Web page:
While we're talking about Ozian mountaintops communities, why don't we take a look at Mount Munch, a mountain with steep sides a saucer-shaped top in the northeastern Munchkin Country, bordering on the Deadly Desert. The mountain first shows up on the map on the Tik-Tok of Oz endpapers, and first enters into a plot in The Tin Woodman of Oz. Near its foot lies the home of Nick Chopper's former lover Nimmie Amee and her husband Chopfyt, and the nearby plains are the location of the Swynes' farm. These pigs, Professor Grunter and his wife Squealina, are the parents of the Nine Tiny Piglets that the Wizard of Oz uses in his tricks. And in the next book, Magic, we learn what's on top of Mount Munch. Not surprisingly, it's an isolated civilization, the people being known as Hyups.
We only learn the names of three Hyups in the book, and they are all from the same family, the Arus. Bini Aru used to be a sorcerer, and came up with a way to perform any transformation just by saying a single word. Baum apparently spelled the word a few different ways in his first draft of the text, but it was spelled PYRZQXGL in the published version. It's important to pronounce it just the right way, however, and of course Baum never tells us what that pronunciation is. When Ozma outlawed magic, Bini destroyed all of his tools, but considered the word too good to give up. So he wrote it and the correct pronunciation on a floorboard. When Bini and his wife Mopsi, known for baking huckleberry pies, were away at a festival, their sullen teenage son Kiki (yeah, I know that's not usually a boy's name, but it apparently is among the Hyups) discovers the floorboard, and uses the transformation word to visit some of the countries surrounding Oz. In Ev, he runs into Ruggedo, the former Nome King, who convinces him to help out in his latest plan for the conquest of Oz. Kiki doesn't trust the Nome, for good reason, but he does go along with Ruggedo's scheme. They argue, however, and the Wizard of Oz learns the magic word and turns the two conspirators into nuts. When he restores them, he has them drink of the Water of Oblivion, and that's the last we see of the boy in the canon. We can only imagine how the elder Arus reacted to their missing son.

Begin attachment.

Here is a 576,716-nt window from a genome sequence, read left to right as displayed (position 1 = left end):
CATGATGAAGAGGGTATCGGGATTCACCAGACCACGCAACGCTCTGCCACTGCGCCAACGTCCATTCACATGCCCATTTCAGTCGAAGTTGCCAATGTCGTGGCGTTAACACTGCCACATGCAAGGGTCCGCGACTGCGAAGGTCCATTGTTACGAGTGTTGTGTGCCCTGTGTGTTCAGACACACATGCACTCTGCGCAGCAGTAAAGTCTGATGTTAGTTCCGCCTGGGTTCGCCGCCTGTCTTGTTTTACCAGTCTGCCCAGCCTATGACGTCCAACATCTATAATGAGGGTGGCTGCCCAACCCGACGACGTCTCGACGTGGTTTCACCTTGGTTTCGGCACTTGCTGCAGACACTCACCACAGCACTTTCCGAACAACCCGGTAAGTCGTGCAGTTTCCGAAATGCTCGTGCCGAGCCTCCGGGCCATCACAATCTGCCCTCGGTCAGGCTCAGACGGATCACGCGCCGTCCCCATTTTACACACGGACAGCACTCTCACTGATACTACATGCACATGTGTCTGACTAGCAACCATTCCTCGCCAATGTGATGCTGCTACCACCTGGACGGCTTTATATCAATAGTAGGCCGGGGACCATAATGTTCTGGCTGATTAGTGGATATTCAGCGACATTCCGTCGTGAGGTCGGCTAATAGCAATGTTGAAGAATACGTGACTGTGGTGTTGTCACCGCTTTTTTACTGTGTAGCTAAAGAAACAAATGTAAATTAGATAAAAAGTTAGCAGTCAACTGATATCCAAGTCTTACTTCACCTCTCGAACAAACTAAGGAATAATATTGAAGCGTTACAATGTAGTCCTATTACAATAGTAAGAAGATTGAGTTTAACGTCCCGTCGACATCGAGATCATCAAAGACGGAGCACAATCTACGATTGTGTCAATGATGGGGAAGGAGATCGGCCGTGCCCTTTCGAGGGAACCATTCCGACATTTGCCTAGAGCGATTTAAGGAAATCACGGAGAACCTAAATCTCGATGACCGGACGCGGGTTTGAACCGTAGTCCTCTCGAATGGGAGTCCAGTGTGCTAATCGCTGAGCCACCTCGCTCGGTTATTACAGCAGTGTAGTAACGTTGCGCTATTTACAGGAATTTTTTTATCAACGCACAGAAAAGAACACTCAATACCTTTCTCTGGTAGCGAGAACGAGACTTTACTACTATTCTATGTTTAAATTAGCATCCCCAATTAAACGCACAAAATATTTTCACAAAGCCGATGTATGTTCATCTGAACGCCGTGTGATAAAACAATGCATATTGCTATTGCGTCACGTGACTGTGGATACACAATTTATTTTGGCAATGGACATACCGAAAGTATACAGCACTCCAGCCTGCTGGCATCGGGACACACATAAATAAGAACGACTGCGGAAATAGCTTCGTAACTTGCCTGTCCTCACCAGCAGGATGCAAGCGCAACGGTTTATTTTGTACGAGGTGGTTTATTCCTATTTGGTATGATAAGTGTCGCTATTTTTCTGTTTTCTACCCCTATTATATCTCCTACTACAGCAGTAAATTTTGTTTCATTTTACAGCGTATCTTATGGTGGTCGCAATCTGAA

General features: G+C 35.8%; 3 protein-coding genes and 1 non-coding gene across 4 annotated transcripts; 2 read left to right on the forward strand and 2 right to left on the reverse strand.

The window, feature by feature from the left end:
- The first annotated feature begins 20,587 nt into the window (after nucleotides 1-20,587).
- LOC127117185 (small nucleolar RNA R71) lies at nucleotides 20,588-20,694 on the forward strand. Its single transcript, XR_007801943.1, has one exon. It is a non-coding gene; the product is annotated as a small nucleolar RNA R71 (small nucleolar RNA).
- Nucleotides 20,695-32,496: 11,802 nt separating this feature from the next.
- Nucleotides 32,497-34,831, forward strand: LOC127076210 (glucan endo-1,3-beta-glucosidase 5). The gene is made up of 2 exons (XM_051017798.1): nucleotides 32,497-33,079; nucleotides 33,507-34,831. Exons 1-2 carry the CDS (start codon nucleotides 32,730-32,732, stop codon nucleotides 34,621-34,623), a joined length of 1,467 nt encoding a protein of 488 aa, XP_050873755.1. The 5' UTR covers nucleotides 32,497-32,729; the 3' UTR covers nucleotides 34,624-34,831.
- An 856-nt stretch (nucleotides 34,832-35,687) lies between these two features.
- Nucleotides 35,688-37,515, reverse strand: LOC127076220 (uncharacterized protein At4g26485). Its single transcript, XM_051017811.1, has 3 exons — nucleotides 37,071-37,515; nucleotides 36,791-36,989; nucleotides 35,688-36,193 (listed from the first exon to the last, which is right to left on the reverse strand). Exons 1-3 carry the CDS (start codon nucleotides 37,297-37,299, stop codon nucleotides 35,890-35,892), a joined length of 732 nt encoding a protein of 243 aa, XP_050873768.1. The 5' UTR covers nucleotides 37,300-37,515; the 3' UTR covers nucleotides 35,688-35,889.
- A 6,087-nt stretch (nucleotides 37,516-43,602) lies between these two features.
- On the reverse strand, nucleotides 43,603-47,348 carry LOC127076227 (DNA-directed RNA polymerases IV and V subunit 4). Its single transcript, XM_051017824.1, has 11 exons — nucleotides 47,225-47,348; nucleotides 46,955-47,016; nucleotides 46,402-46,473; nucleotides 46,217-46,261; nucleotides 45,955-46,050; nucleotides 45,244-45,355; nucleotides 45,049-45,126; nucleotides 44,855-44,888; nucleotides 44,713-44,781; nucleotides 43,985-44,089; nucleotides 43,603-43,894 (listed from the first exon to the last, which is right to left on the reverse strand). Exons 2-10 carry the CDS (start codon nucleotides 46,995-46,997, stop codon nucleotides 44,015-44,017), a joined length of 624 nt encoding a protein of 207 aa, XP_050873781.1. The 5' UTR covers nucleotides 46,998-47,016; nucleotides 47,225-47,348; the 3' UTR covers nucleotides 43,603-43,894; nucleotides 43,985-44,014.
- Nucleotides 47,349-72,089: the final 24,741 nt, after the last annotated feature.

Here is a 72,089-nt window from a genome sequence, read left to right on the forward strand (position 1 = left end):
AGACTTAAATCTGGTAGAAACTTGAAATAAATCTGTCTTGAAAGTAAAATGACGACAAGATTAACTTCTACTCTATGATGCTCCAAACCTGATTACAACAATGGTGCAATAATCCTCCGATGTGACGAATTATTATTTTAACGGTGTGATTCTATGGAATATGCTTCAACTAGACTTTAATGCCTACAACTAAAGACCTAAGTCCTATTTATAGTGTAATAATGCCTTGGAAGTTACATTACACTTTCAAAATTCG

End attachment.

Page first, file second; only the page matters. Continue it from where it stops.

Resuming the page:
Actually, that idea forms the background for the plot of the short story "Much Ado About Kiki Aru," which appeared in the 1986 Oziana. In the story, Bini goes out to search for Kiki, and eventually finds him and brings him back to Mount Munch. The same tale also gives the origins of the magic word, and it stops working by the end. That would explain why the Wizard never uses it in later books, even when it would come in handy. On the other hand, the apocryphal Invisible Inzi, Glass Cat, and Unknown Witches all have the word still working.